Annie's Mailbox: Open-Minded
Dear Annie: Several years ago, my husband of 45 years took an aerobics class composed of six students -- four women and two men. The instructor, "Lynette," is single and in her late 40s. Over time, the group became friendly and would socialize for an hour or so after workouts. Even when my husband stopped taking the class three years ago, they continue to invite him to these gatherings. I am acquainted with all of the women, and they have attended our birthday parties and an anniversary party.
Here's the problem: The group recently had a birthday breakfast for Lynette. My husband was invited, and several days before the event, mentioned buying her a gift. I suggested a gift card. He suggested cash, but I said a gift card would be better. He ended up giving her $50 in cash inside a card that he signed with only his name on it. When I said I didn't think it appropriate for him to give her cash, he asked me to get your opinion. (I also thought $50 was a bit much, but we didn't get into the amount.)
Was this an appropriate gift for a married man to give a single female friend? Am I living in the dark ages? -- Open-Minded
Dear Open-Minded: We think your husband is a bit lazy. He wanted to give a gift, figured $50 was good, and didn't want to bother determining what kind of gift card to get. Since he's been friends with Lynette for several years, the amount is OK unless it was a strain on your budget. But while cash is fine for an employee or your child, it is a bit crass to give to an adult friend unless that is the custom among that group of friends. A gift card would have been classier. We assume you don't consider Lynette a threat to your marriage, so please let this go. It's too late to do anything about it, and you can show him this response so there won't be a next time.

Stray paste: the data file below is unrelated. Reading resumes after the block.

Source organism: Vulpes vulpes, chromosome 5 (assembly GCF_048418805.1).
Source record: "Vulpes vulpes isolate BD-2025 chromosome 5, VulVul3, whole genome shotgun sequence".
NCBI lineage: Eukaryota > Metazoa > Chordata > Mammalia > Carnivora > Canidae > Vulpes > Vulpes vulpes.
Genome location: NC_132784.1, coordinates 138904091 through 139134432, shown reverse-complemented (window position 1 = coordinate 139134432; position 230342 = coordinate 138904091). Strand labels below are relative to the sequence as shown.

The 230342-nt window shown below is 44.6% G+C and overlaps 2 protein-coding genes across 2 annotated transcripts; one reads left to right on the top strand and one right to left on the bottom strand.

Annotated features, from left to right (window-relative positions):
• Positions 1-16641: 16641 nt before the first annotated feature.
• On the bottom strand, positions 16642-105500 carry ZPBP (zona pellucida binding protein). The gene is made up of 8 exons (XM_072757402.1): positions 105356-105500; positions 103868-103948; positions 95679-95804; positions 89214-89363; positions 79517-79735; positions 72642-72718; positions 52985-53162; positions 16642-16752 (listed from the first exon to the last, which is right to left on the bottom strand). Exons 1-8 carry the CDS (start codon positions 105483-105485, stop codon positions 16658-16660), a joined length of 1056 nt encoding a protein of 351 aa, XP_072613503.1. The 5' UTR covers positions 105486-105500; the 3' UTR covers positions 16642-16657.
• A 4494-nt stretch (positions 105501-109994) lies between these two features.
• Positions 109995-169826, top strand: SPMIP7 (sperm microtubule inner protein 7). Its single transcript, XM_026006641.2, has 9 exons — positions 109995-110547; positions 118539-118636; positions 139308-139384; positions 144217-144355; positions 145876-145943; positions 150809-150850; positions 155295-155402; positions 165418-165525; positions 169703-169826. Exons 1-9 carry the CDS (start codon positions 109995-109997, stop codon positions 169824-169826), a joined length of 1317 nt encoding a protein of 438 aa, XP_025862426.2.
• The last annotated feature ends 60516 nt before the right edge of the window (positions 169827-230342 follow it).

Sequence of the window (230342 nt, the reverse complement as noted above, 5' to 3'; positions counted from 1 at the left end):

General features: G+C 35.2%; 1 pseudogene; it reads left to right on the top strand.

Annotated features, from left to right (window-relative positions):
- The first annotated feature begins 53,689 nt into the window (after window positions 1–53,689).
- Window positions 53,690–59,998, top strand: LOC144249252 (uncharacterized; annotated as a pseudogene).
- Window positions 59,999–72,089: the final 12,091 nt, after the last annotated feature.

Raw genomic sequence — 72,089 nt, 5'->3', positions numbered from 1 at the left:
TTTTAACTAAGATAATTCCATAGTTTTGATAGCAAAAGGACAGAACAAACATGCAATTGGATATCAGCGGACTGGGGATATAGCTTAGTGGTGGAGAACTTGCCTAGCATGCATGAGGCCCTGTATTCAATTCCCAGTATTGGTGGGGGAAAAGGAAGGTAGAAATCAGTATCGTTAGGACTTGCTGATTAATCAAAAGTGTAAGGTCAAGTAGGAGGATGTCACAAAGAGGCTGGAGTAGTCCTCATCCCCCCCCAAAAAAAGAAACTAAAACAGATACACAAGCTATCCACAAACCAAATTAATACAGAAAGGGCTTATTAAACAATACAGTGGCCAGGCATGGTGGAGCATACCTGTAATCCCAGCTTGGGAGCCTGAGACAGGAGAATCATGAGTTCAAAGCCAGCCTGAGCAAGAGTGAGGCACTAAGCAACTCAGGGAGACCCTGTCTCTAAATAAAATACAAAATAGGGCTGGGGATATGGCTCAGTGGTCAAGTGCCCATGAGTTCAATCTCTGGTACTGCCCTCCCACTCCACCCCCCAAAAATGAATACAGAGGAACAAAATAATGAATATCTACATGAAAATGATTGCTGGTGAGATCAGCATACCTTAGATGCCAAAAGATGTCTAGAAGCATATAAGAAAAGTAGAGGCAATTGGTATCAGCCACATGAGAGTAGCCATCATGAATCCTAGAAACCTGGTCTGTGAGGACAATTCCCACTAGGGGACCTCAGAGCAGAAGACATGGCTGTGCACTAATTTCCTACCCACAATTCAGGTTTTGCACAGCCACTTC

Dear Annie: How do you tell a group of women to stop talking during a singing program?
Our senior center is a wonderful place. They give us good food and good entertainment. One program consists of two ladies who come to the senior center twice a month and sing. These ladies volunteer their time and perform for an hour.
Some people who attend the performance talk the entire time. I find this rude and disrespectful, and it upsets me and others. I go to listen to the music. I have asked the officials to speak to the attendees, but nothing has been done. The officials are afraid the yakkers will stop coming to the senior center. Do they ever think that the rest of us might stop coming?
Why do we have to put up with people talking? We are just as important as the inconsiderate ones. How do I handle this? -- Logansport, Indiana
Dear Logansport: It is terribly rude to talk during a performance of any kind. It is disrespectful to the performers, as well as to the audience members. It is the job of those in charge to set decorum, but since they won't, it is perfectly acceptable for you to politely ask them to be quiet so you can hear the performance, and if they are not able to do so, to please take their conversation outside.
Dear Annie: Holiday celebrations with a large gathering of family do happen only a few times a year, as you pointed out. But I disagree that we need to be tolerant. These parties should be events filled with joy and love, not exercises in walking on eggshells, hoping that the mentally ill guests not erupt in anger.
My mother solved this problem by having two get-togethers, one with the challenging relative, one without. -- DTDT
This Classic Annie's Mailbox column was originally published in 2015. To find out more about Classic Annie's Mailbox and read features by other Creators Syndicate writers and cartoonists, visit Creators Syndicate at www.creators.com.